More and more people are becoming security conscious these days. A trend we certainly like to see! I frequently get asked which secure messenger is recommended, if anti-virus software is a good idea, if a firewall and encryption are needed, and also which email service provider should be used if one wants private and secure email exchange. The latter is a great question, and one which we’ll answer today.
Email providers that offer privacy, and security specifically, is what this article will focus on. There are quite a few email providers out there, so rather than just proclaim one as the best, we’ll explain what to look for in a secure and private email provider. In this way, you’ll be armed with all the information needed to make the best choice for you.
How secure is your email?
Having a password on your email account means only you can log in and read its contents, right? Unfortunately, this is not the case. Email was not designed with privacy and security in mind, and what little security is available today is a bolt-on solution. Email itself is as insecure as it was decades ago, but stronger authentication methods to get to the stored email and encryption for the emails themselves and server connections are now available that may keep email around a bit longer yet. For a great article on why email is not secure, have a look here.
Sadly, email providers often have access to your stored emails; some providers even read your email, so they can send you more targeted advertising. Government and ISP snooping can be a risk as well, and of course, email providers can get hacked just like any other business. Then there is the intercepting of emails while they are in transit. And the list goes on. So, what can you do to protect and secure your email? Use a secure email provider, of course!
Following is a 7-point checklist of what to look for in a secure email provider.
1. Cost and payment methods
Being an email provider means operating servers, performing maintenance, supporting customers, and more. These things cost money, so a good email service will likely charge for an account. How much is cheap and how much is outrageous is completely up to you. It all depends on how much you want or need that service.
I asked a good friend what he would consider a reasonable cost for a private email service, and he suggested that $20 a month seems like a good price if it meant his email was private and secure. Personally, however, I would consider paying $20 for the year tops. It really just depends on the person and their needs.
Payment methods can be a deciding factor as well. Does a provider accept VISA or PayPal? What if the account and its creation must be completely anonymous? Does a provider accept bitcoin? These are all factors you should consider when looking for a secure email provider.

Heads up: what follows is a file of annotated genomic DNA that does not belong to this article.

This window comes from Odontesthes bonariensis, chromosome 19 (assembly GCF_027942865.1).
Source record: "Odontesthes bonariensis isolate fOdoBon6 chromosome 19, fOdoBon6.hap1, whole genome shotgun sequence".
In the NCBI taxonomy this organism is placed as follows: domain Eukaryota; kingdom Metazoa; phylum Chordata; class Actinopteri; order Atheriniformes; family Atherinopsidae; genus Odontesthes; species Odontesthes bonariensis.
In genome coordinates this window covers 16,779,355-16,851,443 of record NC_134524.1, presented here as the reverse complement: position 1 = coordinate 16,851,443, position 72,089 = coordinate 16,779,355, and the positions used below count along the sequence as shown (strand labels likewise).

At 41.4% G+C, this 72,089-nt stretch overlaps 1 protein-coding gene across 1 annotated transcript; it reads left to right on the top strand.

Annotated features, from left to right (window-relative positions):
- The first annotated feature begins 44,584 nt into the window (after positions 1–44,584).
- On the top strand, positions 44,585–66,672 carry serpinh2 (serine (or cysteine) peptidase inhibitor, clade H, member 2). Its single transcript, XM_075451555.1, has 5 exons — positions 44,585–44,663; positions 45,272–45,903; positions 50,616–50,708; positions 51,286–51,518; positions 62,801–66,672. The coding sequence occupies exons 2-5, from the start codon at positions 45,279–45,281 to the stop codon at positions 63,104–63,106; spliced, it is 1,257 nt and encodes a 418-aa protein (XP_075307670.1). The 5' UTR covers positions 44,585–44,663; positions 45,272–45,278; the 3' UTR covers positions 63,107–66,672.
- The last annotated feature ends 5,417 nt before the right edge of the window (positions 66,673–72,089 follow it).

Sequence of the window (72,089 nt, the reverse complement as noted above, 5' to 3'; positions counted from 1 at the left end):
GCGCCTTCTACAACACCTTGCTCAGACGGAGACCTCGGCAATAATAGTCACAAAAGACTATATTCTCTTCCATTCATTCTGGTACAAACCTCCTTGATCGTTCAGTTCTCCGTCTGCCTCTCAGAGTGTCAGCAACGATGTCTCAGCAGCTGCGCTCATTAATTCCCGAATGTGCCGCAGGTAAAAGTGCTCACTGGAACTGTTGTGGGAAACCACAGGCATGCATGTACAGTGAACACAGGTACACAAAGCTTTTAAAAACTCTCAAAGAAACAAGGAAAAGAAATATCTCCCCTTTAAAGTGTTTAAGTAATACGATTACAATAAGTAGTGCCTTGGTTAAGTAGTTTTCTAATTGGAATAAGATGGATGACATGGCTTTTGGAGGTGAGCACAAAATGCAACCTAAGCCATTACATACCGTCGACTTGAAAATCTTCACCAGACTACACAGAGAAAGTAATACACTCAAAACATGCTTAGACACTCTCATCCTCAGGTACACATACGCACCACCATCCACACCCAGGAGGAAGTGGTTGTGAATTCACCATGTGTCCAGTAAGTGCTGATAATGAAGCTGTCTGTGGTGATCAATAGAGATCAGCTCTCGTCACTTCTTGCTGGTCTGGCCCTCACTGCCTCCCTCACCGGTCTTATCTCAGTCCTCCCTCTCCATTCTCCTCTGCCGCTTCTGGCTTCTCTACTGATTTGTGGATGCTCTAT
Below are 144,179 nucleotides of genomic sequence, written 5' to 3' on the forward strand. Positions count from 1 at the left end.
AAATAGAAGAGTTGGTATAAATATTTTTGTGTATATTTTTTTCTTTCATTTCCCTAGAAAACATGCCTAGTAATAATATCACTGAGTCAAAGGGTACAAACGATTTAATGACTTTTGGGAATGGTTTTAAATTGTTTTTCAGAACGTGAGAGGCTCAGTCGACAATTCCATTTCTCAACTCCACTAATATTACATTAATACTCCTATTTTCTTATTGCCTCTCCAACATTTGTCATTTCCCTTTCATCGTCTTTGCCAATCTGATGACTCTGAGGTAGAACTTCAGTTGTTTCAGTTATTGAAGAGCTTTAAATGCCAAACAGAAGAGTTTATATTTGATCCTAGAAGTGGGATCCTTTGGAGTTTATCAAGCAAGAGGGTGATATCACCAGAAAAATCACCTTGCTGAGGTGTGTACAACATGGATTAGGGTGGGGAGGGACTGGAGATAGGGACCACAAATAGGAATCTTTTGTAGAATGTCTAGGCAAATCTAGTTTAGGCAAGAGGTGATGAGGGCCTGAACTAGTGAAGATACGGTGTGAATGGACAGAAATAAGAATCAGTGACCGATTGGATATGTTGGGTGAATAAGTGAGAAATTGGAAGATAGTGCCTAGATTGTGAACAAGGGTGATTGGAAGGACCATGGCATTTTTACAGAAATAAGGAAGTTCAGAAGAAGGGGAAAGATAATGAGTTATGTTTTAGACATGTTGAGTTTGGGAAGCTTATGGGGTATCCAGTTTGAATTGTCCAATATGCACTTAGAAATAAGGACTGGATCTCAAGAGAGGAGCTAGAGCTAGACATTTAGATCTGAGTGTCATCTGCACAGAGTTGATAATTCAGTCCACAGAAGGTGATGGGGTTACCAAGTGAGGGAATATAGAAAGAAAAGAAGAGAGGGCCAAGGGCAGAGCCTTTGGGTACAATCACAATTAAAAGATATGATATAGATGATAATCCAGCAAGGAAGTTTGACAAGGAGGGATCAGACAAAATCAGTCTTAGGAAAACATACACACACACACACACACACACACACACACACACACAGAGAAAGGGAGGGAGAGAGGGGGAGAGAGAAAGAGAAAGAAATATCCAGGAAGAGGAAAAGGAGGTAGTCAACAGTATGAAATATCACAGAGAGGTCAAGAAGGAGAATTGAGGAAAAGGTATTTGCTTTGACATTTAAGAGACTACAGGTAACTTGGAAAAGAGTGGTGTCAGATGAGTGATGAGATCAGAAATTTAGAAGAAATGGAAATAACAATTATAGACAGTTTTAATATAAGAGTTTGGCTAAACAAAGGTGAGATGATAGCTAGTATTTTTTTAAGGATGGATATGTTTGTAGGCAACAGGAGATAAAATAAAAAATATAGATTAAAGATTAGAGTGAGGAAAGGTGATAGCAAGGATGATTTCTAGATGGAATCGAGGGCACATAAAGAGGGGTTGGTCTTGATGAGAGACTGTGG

2. Free accounts
Some email providers offer their service completely free, and some offer a free basic account but charge for more storage space and features. If you don’t pay for the product, you are the product. After all, email providers still have to pay the bills, so if their users are not paying, can you guess where that money comes from? You got it: Advertising.
In the case of providers that charge for accounts, but offer a free tier, then “free” might actually be free. While they want you to be happy with a free account, they hope you will spend money to upgrade. If the provider only offers free full-featured accounts, it’s worth investigating how they pay their bills. Your email may be scanned for content to target you for advertising, or your information may be sold to data brokers. (Open source projects can be the exception.) You best option? Don’t become the product, instead, do the research and find a more secure provider that values your privacy.
3. History and reputation
An email provider that has been around for two decades is not necessarily better or more secure than a provider that started in 2014. Time in service doesn’t necessarily mean they have more experience or are the best option; after all, a provider that started in 2014 may have hired staff who did work for many years at other providers and bring their experience to the table. Therefore, it’s best not to let the age of a provider be a deciding factor. However, reputation is important.
Do some searches online for things like, “[insert provider name] hacked” or “[insert provider name] security flaw” and see what pops up. Of course, you’ll have to investigate the claims yourself to see if they are all true, how severe their potential issues were, and how those issues were mitigated.
Search for some things you find most important, for example, “[insert provider name] DDoS,” if you want to know if the provider has ever been under attack and how they dealt with it. How about their product support? Is it trustworthy? Helpful? Do a search for “[insert provider name] Support” and the results might show you stories about how horrible their support and response times are or if their support is simply amazing. These are all things that can help you in your quest to find the right email provider for you.